Miners go from rout to rivalry
The score sounded so nice to the Miners last week against Richfield, they thought they would repeat it again on Friday when they headed up to Ogden to take on the Tigers.
"It’s really interesting when you look at," said Park City head coach Brandon Matich. "Our first two games were similar and our last two games were similar."
Playing against a team with 25 straight losses, the Miners easily manhandled the Tigers and racking up whopping 437 yards of total offense. Had it not been so windy on Friday night, Matich figured the Miners could have added a few more passing yards and touchdowns to the already lopsided stat sheet. A fumble recovery, interception and blocked punt were also part of the night.
But the spectacle of the preseason will stop abruptly this week. The Miners are preparing for the biggest night of their season as they open up the Region 10 schedule against perennial rival Judge Memorial.
"Whether you’re 4-0 or 0-4, you’re in the same boat. We start fighting for our playoff lives," Matich said.
Although the Miners are on the more positive 4-0 side of things, Matich says he still unsure of how well the team can do in region play. Luckily, a game as monumental as judge should help the Miners start off on the right foot.
"The game on Friday is the whole reason you play football," Matich said.
The historic rivalry should be even more heated this year. Both teams top Region 10 and feature big stars and even bigger wins. So, the competition should be evenly matched. The Bulldogs will bring quarterback Jaxon Myaer, tight end Cort Dennison and running back Dom Parker
to the table.
The Miners have their own piece of greatness in top-ranked rusher Jared Tew, who is running behind a very effective Park City offensive line.
Matich says that they will not focus on any one Bulldog player, rather he will look to focus on controlling the football and sustaining drives, as well as maintaining a psychological edge over Judge.
"It’s mostly mental," Matich said. "Athletically, we match up really well."
Another big focus is keeping the ball of out Myaer’s hands. Last week against Juan Diego, the quarterback opened the game with a 27-yard touchdown and finished the game with 152 yards on only eight carries, beating the Soaring Eagle 27-14.
"We’ve got to stop Jaxon and the rest will take care of itself," Matich said.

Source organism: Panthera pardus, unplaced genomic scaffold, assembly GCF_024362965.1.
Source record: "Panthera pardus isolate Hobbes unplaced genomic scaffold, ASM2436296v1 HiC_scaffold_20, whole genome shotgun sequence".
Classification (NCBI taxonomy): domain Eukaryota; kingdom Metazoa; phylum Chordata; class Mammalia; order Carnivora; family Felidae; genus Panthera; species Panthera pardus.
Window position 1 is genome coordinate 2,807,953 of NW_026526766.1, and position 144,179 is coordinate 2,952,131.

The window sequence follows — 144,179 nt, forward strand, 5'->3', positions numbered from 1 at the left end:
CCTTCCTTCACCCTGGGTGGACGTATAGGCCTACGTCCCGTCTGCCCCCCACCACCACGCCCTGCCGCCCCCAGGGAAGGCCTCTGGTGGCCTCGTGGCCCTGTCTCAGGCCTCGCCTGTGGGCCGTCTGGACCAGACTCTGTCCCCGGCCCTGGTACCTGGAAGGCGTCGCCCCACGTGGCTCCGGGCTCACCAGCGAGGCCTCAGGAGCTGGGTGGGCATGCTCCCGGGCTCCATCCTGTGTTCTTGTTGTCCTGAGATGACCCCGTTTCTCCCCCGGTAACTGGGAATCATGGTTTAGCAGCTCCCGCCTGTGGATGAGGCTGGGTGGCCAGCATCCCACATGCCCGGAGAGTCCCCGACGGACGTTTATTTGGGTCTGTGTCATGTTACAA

. The game will also serve as a bit of a homecoming for Matich. While Judge remodels its stadium, all home games are being played at the former Granite High School football field. Both of Matich’s parents are Granite graduates. His father was the student body president, his mother a cheerleader. He also had an uncle that played basketball and football at the school during its hey-day.
"It’s going to be fun for me to say that I was a part of that," Matich said. "It’s gonna be kind of neat to think my mom was a cheerleader on that field."
The somewhat neutral site should also add to the drama of the games. With neither team having a home advantage, Matich expects the battle to be that more intriguing and exciting. Although, he says his guys are always ready to play the Bulldogs anytime, any place, anywhere.
"I think our kids would play them in the parking lot," Matich laughed.
The rivalry will kick off on Friday, Sept. 15 at 7 p.m. at Granite High School in Salt Lake.
Support Local Journalism
Support Local Journalism
Readers around Park City and Summit County make the Park Record's work possible. Your financial contribution supports our efforts to deliver quality, locally relevant journalism.
Now more than ever, your support is critical to help us keep our community informed about the evolving coronavirus pandemic and the impact it is having locally. Every contribution, however large or small, will make a difference.
Each donation will be used exclusively for the development and creation of increased news coverage.
Start a dialogue, stay on topic and be civil.
If you don't follow the rules, your comment may be deleted.
User Legend: Moderator Trusted User
The CDC recommends vaccinated people wear masks in indoor public settings in Summit County, a step backward precipitated by the rise in cases tied to the more-transmissible Delta variant.